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200 inspired
vegetable recipes

Hugh Fearnley-Whittingstall
Photography by Simon Wheeler
Illustrations by Mariko Jesse



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Introduction 9
Comfort food & feasts 16
Hearty salads 68
Raw assemblies 98
Hefty soups 128
Bready things 170
Pantry suppers 214
Pasta & rice 252
Meze & tapas 292
Roast, grill & broil 330
Side dishes 370
Pantry 400
Veg on the go 402
Index 404
Acknowledgments 415

All recipes are vegetarian. Those marked are suitable for vegans, provided optional nonvegan
ingredients are excluded and vegan options for ingredients such as mustard and wine are used.

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Squash stuffed with


2 tablespoons / 30g butter

2 large leeks, trimmed and
thinly sliced
1 teaspoon English mustard
1/4 cup / 60g crme frache
About 4 ounces / 125g Gruyre
or other well-flavored hard
cheese, finely grated
Sea salt and freshly ground
black pepper
2 to 4 smallish squash
(14 ounces to 13/4 pounds /
400 to 800g each)
A handful of thyme sprigs

tempting baked
stuffed squash make for an
impressive and substantial meal. The
scent of thyme, leeks, and cheese that
wafts up as
you lift the
lid of f is so
very alluring.
Small gem or
acorn squash
are ideal; you could even use a squat
butternut. Those around 14 ounces /
400g will serve one; larger squash
can be shared.


Preheat the oven to 375F / 190C. Heat the butter in a saucepan over
medium heat and add the leeks. As soon as they begin to sizzle, turn
the heat right down and cover the pan. Sweat the leeks gently for
about 10 minutes, until very soft. Remove from the heat and stir in
the mustard, crme frache, and cheese. Season the mixture well with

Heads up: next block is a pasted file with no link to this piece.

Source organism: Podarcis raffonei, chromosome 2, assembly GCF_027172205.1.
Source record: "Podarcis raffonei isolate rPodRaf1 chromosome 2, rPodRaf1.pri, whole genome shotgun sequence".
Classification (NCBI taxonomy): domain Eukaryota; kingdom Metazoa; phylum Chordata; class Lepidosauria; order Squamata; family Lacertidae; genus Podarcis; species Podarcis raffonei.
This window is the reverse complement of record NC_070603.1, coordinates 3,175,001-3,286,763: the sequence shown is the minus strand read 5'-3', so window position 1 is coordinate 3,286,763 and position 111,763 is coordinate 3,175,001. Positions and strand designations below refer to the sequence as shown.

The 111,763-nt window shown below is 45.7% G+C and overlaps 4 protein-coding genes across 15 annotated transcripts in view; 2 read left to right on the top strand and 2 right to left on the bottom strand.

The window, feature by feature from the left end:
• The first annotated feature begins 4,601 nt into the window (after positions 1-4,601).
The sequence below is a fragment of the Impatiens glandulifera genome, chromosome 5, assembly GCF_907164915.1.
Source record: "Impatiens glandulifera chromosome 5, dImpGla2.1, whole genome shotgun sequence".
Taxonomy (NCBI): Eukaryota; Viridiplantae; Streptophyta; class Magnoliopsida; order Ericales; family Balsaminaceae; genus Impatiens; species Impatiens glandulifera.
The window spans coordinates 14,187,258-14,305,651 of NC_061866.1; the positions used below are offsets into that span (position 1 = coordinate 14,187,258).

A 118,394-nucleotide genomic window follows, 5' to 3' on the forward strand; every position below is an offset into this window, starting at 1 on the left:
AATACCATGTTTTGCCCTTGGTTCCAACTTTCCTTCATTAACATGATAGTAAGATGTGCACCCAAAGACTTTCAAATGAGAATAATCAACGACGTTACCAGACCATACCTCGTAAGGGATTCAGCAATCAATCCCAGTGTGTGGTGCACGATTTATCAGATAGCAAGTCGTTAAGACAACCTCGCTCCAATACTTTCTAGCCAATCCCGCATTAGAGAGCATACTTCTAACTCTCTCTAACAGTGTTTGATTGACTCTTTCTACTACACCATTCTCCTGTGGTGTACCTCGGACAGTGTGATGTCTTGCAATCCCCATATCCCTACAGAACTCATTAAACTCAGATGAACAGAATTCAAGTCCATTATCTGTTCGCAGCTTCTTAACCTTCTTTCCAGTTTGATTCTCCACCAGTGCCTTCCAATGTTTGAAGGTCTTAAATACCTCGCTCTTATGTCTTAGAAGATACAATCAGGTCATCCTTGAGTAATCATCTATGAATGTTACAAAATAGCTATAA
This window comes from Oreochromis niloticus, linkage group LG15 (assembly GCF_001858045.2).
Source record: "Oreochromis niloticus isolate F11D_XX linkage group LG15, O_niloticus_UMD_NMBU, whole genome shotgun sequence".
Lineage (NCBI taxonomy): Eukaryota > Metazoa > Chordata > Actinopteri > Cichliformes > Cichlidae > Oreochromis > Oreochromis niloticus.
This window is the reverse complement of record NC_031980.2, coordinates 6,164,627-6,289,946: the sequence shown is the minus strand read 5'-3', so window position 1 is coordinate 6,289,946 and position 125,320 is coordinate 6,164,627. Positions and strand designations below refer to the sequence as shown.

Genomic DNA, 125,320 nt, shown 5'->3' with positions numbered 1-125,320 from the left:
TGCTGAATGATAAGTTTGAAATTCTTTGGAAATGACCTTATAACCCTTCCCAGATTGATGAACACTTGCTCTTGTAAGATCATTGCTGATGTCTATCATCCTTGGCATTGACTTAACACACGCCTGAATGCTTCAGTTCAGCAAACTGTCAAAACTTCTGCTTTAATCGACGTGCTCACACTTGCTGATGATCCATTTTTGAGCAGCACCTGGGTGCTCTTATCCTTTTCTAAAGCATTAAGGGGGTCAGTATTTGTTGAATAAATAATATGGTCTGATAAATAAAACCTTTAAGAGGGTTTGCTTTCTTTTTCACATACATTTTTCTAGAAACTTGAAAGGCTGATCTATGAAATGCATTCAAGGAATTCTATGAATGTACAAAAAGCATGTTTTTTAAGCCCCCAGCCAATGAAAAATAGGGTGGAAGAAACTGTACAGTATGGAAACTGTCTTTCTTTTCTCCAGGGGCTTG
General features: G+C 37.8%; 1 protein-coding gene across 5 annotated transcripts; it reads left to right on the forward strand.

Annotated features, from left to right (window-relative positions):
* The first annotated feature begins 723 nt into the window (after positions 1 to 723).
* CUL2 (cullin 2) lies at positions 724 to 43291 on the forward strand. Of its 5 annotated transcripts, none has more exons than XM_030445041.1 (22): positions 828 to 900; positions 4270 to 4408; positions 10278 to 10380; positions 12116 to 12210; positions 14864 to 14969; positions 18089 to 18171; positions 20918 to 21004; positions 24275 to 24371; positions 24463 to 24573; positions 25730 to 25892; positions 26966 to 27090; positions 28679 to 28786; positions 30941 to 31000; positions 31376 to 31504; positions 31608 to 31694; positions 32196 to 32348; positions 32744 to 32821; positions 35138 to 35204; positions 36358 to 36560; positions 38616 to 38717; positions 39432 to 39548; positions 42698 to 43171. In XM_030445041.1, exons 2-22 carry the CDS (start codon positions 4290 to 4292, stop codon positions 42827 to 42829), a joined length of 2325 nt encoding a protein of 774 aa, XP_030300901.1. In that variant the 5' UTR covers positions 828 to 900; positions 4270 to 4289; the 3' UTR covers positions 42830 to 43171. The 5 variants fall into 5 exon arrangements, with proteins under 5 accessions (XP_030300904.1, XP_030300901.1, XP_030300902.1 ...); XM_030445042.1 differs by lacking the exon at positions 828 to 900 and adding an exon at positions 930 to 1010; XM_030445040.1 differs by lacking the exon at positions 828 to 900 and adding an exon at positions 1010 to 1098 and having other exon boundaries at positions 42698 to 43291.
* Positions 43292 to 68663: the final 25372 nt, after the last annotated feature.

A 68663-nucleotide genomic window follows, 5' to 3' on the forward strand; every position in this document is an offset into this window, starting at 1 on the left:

salt and pepper, as it will be surrounded by a good amount of squash.
Cut a small slice off the base of each squash so it will stand up on a
baking sheet without wobbling. Carefully slice a lid off the top of
each one, too, and set aside. Now, with a small, sharp knife, cut into
the center of each squash, then use a teaspoon to scoop out all of the
seeds and fibers.
Fill the squash cavities with the leek mixture they should be about
two-thirds full. Tuck a few thyme sprigs into the center of each. Put the
lids back on top and stand the squash on a large baking sheet there
should be plenty of room for hot air to circulate around them.
Bake for 50 to 60 minutes possibly longer if the squash are large
until the flesh feels very tender inside. Serve right away.


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Baby beet tarte tatin

The classic tarte tatin is made, of course, with apples.
But the principle of caramelizing some delicious,
round, sweet things, topping them with puff pastry,
then flipping it upside down, works equally well in
this savory interpretation. The shallot/green onion
vinaigrette finishes off the tart a treat, but if you
fancy ringing the changes, its also very good topped
with crumbled feta and coarsely chopped parsley.


8 ounces / 250g rough puff

pastry (see page 52) or allbutter puff pastry (ready-made)
A knob of butter
1 tablespoon canola
or olive oil
2 teaspoons cider vinegar
2 teaspoons brown sugar
Sea salt and freshly ground
black pepper
10 to 14 ounces / 300 to 400g
baby beets (the size of a golf
ball or no bigger than a small
apple), scrubbed and halved

1 or 2 shallots or 3 or 4 green
onions, trimmed and very finely
1 teaspoon English mustard
1 tablespoon cider vinegar
1/4 cup / 60ml canola oil
A pinch of sugar
A handful of parsley leaves,
finely chopped

Preheat the oven to 375F / 190C. Roll out the pastry on a lightly
floured surface to a thickness of about 1/4 inch / 5mm. Take an
ovenproof frying pan (or a tarte tatin dish) roughly 8 inches / 20cm
in diameter, place it upside down on the pastry, and cut around it.
Wrap the pastry disk and place it in the fridge.
Melt the butter with the oil in the frying pan (or tarte tatin dish). Add
the cider vinegar, sugar, and some salt and pepper, stir well, then
add the halved beets and toss to coat. You want the beets to fill the
pan snugly, so add a few more if you need to. Cover the pan with foil,
transfer to the oven, and roast for 30 to 40 minutes, until the beets
are tender.
Take the pan from the oven and rearrange the beet halves neatly,
placing them cut side up. Lay the pastry disk over the beets, patting it